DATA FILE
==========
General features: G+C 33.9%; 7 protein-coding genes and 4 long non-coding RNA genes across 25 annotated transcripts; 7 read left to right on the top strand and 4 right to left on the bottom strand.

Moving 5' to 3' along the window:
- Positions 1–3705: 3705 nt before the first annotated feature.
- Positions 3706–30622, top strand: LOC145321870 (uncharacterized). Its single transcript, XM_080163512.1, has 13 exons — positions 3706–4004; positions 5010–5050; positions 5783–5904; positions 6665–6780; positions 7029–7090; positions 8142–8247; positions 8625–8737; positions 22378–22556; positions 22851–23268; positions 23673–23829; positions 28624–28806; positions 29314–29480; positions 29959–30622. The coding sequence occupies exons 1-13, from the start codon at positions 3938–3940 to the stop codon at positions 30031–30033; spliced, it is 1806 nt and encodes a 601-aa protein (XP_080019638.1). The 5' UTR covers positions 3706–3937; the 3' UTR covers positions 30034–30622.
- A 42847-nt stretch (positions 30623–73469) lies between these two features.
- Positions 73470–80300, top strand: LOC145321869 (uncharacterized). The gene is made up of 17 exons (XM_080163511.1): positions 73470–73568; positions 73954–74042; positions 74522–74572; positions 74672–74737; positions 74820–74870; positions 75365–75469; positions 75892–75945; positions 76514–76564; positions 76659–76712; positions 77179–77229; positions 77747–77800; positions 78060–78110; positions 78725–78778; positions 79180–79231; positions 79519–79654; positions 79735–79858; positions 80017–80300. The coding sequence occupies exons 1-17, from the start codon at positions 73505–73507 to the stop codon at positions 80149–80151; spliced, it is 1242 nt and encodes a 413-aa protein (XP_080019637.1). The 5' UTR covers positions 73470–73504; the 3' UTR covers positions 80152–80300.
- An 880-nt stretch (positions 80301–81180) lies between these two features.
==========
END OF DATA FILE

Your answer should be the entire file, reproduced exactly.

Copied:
General features: G+C 33.9%; 7 protein-coding genes and 4 long non-coding RNA genes across 25 annotated transcripts; 7 read left to right on the top strand and 4 right to left on the bottom strand.

Moving 5' to 3' along the window:
- Positions 1–3705: 3705 nt before the first annotated feature.
- Positions 3706–30622, top strand: LOC145321870 (uncharacterized). Its single transcript, XM_080163512.1, has 13 exons — positions 3706–4004; positions 5010–5050; positions 5783–5904; positions 6665–6780; positions 7029–7090; positions 8142–8247; positions 8625–8737; positions 22378–22556; positions 22851–23268; positions 23673–23829; positions 28624–28806; positions 29314–29480; positions 29959–30622. The coding sequence occupies exons 1-13, from the start codon at positions 3938–3940 to the stop codon at positions 30031–30033; spliced, it is 1806 nt and encodes a 601-aa protein (XP_080019638.1). The 5' UTR covers positions 3706–3937; the 3' UTR covers positions 30034–30622.
- A 42847-nt stretch (positions 30623–73469) lies between these two features.
- Positions 73470–80300, top strand: LOC145321869 (uncharacterized). The gene is made up of 17 exons (XM_080163511.1): positions 73470–73568; positions 73954–74042; positions 74522–74572; positions 74672–74737; positions 74820–74870; positions 75365–75469; positions 75892–75945; positions 76514–76564; positions 76659–76712; positions 77179–77229; positions 77747–77800; positions 78060–78110; positions 78725–78778; positions 79180–79231; positions 79519–79654; positions 79735–79858; positions 80017–80300. The coding sequence occupies exons 1-17, from the start codon at positions 73505–73507 to the stop codon at positions 80149–80151; spliced, it is 1242 nt and encodes a 413-aa protein (XP_080019637.1). The 5' UTR covers positions 73470–73504; the 3' UTR covers positions 80152–80300.
- An 880-nt stretch (positions 80301–81180) lies between these two features.